Ghost plant, Graptopetalum paraguayense, is a remarkably easy plant to grow. It is happiest in containers left undisturbed. Because it is brittle, do not plant it where it will be bumped or jostled.
Perfectly happy outside of its native Mexico, ghost plant can be grown in sun or shade. Sun is preferred. Cold hardiness is excellent, to 10 degrees Fahrenheit. Desert plants face not only blazing heat but extreme fluctuations to cold. I remember motorcycling through Arizona and New Mexico and reaching my destination at night shaking so badly from the cold that I could barely hold the handlebars.
Ghost plant is brittle by nature
The foliage is subtle, with colors ranging from white to grey to soft lavender. The more direct sun you have, the whiter or more yellow the foliage. Partial shade leans towards a bluish tinge, as shown in the photographs above.
As expected from a succulent drainage should be excellent. The recommended way to cultivate it is in containers, especially terra-cotta. Planting in containers will show ghost plant at its best, will ensure good drainage, and perhaps most importantly will help with ghost plant’s one drawback: the species is fragile.
Casually bump into Graptopetalum and inevitably a few leaves or perhaps a stem will break off. Not to worry, as ghost plant makes up for its fragile tendency by being extremely easy to root; leaves can simply be inserted 1/4 of the way into the soil and new plants result.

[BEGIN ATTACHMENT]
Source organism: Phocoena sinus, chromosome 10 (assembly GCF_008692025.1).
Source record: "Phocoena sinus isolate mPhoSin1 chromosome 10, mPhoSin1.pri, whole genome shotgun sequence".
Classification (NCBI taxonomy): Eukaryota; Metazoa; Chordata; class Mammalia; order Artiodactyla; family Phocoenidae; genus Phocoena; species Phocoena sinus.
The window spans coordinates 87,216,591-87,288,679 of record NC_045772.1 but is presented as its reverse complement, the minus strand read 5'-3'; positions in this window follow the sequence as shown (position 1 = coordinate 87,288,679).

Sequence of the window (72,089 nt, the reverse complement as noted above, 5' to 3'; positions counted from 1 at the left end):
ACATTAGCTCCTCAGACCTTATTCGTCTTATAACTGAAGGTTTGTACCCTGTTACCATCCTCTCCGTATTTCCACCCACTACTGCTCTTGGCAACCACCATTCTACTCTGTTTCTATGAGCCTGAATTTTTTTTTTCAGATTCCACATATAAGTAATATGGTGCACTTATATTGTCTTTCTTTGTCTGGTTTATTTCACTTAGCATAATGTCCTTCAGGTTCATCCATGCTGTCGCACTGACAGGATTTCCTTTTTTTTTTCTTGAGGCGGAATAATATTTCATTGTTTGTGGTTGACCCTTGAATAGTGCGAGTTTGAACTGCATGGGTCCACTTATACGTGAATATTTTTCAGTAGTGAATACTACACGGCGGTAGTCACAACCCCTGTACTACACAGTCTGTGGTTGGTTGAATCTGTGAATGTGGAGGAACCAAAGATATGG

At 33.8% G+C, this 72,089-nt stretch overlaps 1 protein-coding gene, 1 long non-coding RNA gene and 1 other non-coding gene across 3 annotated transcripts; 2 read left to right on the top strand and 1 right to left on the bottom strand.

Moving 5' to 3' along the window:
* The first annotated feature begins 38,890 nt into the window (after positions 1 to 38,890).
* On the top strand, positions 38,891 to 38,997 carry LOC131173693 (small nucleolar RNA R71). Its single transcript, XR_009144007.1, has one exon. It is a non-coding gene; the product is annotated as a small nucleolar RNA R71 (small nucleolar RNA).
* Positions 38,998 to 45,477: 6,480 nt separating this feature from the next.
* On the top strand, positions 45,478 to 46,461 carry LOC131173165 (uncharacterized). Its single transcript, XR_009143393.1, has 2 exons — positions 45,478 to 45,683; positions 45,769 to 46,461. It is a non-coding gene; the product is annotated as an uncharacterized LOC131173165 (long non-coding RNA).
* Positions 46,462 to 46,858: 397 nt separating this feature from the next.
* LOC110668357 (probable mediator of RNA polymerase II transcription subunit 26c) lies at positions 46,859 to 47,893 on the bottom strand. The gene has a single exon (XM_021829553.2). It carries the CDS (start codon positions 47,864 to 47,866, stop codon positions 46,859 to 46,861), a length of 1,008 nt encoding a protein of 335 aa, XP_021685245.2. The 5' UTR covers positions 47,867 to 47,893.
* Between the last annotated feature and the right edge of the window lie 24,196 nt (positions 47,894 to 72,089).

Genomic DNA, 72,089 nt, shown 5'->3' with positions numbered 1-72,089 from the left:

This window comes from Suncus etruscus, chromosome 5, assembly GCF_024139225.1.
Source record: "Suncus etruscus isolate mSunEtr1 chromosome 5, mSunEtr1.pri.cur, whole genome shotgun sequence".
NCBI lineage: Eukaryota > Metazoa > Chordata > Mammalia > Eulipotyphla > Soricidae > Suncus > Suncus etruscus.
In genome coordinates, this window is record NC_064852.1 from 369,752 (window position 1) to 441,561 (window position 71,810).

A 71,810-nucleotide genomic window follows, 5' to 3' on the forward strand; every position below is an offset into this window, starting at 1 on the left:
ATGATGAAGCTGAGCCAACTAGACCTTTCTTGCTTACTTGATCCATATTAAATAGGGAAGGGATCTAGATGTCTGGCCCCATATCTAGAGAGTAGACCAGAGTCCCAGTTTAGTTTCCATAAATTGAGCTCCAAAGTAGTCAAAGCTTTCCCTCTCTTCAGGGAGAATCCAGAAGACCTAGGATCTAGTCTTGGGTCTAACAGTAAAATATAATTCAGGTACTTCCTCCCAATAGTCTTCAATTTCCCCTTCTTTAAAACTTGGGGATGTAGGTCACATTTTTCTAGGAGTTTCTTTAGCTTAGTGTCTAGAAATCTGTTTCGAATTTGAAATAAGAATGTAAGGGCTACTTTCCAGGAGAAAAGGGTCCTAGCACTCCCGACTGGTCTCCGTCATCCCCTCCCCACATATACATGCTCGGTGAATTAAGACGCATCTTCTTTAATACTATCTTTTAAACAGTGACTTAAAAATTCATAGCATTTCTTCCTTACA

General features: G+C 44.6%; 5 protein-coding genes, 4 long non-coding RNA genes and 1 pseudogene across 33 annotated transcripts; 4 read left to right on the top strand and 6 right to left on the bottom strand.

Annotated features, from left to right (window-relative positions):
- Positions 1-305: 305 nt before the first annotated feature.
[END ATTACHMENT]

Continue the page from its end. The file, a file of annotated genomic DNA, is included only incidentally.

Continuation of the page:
Graptopetalum naturally self-propagates when leaves fall and subsequently root themselves in the surrounding soil.
Graptopetalum paraguayense is friendly to the forgetful gardener
If you are the type to water irregularly or not at all, then it is a superb addition to the garden. It would be the rare gardener whoever had to supplement natural rainfall with watering. There are some plants that thrive on benign neglect, and ghost plant leads the class in this respect. If you start to lose leaves your first instinct should be over-watering. My plant sits happily in the garden and I have not watered it in years.
Ensure it gets at least a few hours of sun, make sure the dog doesn’t bump into it, and you are set.
The leaves are a dusky grey because they are covered with pruinose. This dusty coating is found in both plants and animals. Damselflies and true dragonflies are examples of insects whose wings have prumescence.
Debra Lee Baldwin has excellent photographs of ghost plants of various ages and coloration.